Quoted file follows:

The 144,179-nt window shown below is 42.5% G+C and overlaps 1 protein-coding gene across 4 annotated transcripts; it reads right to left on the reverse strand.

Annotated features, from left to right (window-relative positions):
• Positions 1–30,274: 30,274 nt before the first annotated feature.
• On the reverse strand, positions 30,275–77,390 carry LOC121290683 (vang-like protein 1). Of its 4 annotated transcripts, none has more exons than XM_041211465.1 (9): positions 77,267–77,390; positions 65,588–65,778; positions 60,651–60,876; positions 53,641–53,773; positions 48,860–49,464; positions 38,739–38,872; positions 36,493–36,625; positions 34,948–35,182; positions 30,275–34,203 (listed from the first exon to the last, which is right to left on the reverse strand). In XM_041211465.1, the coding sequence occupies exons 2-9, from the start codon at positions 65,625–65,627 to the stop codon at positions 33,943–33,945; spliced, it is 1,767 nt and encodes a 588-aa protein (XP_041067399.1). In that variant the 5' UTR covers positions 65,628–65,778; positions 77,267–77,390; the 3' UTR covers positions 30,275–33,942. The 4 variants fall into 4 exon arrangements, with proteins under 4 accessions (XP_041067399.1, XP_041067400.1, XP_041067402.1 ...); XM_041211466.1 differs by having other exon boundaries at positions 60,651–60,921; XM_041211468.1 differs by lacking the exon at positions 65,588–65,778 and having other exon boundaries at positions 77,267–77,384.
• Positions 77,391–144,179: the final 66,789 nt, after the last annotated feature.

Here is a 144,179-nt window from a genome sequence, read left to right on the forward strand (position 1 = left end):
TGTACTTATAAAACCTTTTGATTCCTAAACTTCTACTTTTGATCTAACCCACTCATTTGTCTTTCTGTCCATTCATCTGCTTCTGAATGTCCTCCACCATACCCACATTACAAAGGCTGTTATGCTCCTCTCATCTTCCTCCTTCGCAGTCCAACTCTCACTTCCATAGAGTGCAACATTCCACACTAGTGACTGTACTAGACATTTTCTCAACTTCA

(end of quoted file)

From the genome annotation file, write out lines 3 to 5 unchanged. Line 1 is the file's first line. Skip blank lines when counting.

• Positions 1–30,274: 30,274 nt before the first annotated feature.
• On the reverse strand, positions 30,275–77,390 carry LOC121290683 (vang-like protein 1). Of its 4 annotated transcripts, none has more exons than XM_041211465.1 (9): positions 77,267–77,390; positions 65,588–65,778; positions 60,651–60,876; positions 53,641–53,773; positions 48,860–49,464; positions 38,739–38,872; positions 36,493–36,625; positions 34,948–35,182; positions 30,275–34,203 (listed from the first exon to the last, which is right to left on the reverse strand). In XM_041211465.1, the coding sequence occupies exons 2-9, from the start codon at positions 65,625–65,627 to the stop codon at positions 33,943–33,945; spliced, it is 1,767 nt and encodes a 588-aa protein (XP_041067399.1). In that variant the 5' UTR covers positions 65,628–65,778; positions 77,267–77,390; the 3' UTR covers positions 30,275–33,942. The 4 variants fall into 4 exon arrangements, with proteins under 4 accessions (XP_041067399.1, XP_041067400.1, XP_041067402.1 ...); XM_041211466.1 differs by having other exon boundaries at positions 60,651–60,921; XM_041211468.1 differs by lacking the exon at positions 65,588–65,778 and having other exon boundaries at positions 77,267–77,384.
• Positions 77,391–144,179: the final 66,789 nt, after the last annotated feature.